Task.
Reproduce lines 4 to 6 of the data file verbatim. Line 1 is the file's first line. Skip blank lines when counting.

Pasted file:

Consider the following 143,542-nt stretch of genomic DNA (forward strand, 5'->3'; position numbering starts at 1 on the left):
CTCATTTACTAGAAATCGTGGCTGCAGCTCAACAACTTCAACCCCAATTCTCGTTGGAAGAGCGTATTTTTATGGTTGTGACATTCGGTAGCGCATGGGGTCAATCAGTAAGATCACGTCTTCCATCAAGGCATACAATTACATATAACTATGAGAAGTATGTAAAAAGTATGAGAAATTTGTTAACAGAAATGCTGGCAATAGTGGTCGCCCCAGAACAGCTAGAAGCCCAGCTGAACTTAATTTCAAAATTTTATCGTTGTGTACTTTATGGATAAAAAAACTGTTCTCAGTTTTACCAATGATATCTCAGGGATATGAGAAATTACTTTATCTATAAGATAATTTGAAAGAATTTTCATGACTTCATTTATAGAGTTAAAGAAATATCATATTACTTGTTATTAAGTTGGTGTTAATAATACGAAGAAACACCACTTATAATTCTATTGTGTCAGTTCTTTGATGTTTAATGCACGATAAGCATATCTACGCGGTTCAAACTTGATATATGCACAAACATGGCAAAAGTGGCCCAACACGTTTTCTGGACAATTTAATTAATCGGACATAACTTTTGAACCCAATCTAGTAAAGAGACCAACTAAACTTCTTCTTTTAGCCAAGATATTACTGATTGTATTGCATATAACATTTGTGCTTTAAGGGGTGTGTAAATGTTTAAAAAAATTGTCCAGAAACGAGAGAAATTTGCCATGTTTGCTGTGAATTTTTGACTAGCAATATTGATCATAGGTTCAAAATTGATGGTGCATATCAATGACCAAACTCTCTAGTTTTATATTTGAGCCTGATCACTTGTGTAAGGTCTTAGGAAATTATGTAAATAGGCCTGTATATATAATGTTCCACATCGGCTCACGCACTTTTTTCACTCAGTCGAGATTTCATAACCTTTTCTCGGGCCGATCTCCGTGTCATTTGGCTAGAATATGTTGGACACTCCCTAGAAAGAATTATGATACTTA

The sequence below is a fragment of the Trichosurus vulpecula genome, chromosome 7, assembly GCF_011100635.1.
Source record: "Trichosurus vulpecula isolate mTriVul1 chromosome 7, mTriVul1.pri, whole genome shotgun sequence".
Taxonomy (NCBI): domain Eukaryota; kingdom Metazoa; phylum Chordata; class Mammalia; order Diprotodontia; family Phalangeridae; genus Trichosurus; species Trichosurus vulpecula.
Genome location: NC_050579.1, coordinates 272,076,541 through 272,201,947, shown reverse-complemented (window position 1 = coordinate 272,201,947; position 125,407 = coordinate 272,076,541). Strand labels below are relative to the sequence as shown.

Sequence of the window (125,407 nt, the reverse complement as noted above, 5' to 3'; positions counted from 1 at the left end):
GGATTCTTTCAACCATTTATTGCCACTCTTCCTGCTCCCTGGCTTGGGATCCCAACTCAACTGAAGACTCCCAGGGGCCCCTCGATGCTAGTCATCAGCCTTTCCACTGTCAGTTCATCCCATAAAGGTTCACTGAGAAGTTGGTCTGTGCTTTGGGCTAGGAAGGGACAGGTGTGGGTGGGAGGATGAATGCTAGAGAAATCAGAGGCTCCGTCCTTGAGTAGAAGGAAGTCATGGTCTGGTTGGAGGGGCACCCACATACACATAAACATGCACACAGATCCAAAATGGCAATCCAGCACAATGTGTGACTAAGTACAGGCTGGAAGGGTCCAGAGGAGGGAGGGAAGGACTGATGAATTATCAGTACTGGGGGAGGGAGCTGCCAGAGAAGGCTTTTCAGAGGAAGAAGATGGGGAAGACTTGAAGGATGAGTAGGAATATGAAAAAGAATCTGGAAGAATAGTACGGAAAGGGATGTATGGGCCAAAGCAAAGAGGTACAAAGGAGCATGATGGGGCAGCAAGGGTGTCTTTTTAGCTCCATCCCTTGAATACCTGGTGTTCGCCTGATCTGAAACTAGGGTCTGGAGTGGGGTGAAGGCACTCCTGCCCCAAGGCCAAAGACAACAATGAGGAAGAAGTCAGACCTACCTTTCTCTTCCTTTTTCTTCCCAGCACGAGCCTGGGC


Source record: "Trichosurus vulpecula isolate mTriVul1 chromosome 7, mTriVul1.pri, whole genome shotgun sequence".
Taxonomy (NCBI): domain Eukaryota; kingdom Metazoa; phylum Chordata; class Mammalia; order Diprotodontia; family Phalangeridae; genus Trichosurus; species Trichosurus vulpecula.
Genome location: NC_050579.1, coordinates 272,076,541 through 272,201,947, shown reverse-complemented (window position 1 = coordinate 272,201,947; position 125,407 = coordinate 272,076,541). Strand labels below are relative to the sequence as shown.